? of the day: what should happen with East Bank of Flats?

Submitted by Norm Roulet on Sun, 06/04/2006 - 16:46.

There are two issues to be resolved concerning the East Bank of the Flats.
  1. Who is responsible for its demolition by neglect, bringing it to its current blight... who are community leaders and past and current property owners and landlords and business operators who drove the Flats to the current state of ruin?
  2. What may responsible property owners do with this neighborhood?

Consider the Flats East Bank, to be demolished by Wolstein, the City of Cleveland and the Port Authority, is only a few square blocks of parking lots speckled with historic buildings, so documenting its history and failure up to now, by lot, building, business and owner, should be an easy task.

Who demolished the historic buildings already gone, and owns the surface parking lots? Who owns and leases out the existing buildings, under what terms? Are there businesses that can thrive in the current Flats buildings, and can we develop around the historic infrastructure and buildings to maintain our cultural heritage? Do we care?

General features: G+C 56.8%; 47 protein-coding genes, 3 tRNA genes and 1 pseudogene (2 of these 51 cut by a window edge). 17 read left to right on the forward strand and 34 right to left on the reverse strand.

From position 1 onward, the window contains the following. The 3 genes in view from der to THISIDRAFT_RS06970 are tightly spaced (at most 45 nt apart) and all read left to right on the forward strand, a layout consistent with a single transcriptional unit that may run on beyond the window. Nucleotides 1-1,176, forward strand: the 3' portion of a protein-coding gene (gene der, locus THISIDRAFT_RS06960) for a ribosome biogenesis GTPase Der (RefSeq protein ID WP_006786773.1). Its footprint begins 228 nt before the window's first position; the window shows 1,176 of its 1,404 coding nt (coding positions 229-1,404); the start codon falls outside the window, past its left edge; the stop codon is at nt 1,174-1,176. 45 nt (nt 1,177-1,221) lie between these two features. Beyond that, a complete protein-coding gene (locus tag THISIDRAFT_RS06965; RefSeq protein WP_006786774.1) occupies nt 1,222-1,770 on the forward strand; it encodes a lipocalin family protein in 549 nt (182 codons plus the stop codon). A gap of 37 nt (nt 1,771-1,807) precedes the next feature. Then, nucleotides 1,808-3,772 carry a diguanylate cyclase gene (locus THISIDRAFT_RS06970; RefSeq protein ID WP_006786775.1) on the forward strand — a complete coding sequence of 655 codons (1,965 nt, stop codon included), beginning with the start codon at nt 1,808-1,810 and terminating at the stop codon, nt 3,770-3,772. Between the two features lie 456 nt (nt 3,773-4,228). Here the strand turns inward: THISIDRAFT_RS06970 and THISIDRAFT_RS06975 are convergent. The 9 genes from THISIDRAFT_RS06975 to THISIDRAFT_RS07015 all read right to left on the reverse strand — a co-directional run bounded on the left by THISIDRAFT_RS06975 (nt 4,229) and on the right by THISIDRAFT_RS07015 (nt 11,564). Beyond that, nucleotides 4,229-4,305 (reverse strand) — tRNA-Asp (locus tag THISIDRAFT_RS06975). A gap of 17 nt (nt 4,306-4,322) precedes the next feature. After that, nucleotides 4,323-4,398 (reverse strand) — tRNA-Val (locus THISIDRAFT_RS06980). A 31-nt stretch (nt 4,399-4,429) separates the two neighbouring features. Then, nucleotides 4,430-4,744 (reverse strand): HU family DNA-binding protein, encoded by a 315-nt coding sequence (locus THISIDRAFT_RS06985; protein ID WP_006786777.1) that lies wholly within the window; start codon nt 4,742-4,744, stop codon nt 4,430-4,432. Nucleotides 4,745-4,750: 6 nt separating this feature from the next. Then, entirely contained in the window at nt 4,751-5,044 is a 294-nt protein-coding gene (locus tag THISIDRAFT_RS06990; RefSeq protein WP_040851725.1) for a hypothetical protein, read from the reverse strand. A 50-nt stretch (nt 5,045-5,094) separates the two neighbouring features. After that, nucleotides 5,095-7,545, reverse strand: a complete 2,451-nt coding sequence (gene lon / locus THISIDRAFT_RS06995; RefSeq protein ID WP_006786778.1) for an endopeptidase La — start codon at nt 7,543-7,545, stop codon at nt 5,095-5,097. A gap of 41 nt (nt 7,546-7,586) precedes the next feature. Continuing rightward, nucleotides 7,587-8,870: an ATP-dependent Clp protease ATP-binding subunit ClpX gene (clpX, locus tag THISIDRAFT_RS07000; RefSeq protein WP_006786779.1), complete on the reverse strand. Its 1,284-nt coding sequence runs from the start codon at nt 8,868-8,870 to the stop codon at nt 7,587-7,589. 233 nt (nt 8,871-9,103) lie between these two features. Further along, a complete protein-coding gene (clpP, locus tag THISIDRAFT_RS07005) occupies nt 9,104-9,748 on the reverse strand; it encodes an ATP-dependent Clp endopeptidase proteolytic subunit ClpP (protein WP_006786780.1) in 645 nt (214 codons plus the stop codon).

Whether we care about our historic infrastructure and buildings and culture or not, and whether we care that the Flats were an outstanding economic resource demolished by neglect, we should care what is built in the current parking lots and any and all lots formed by demolishing historic structures, and we should care about the look, feel and flow, not to mention purpose and function of whatever is built on our region's most valuable property, which has since the days of native Americans been a hub of community in these parts.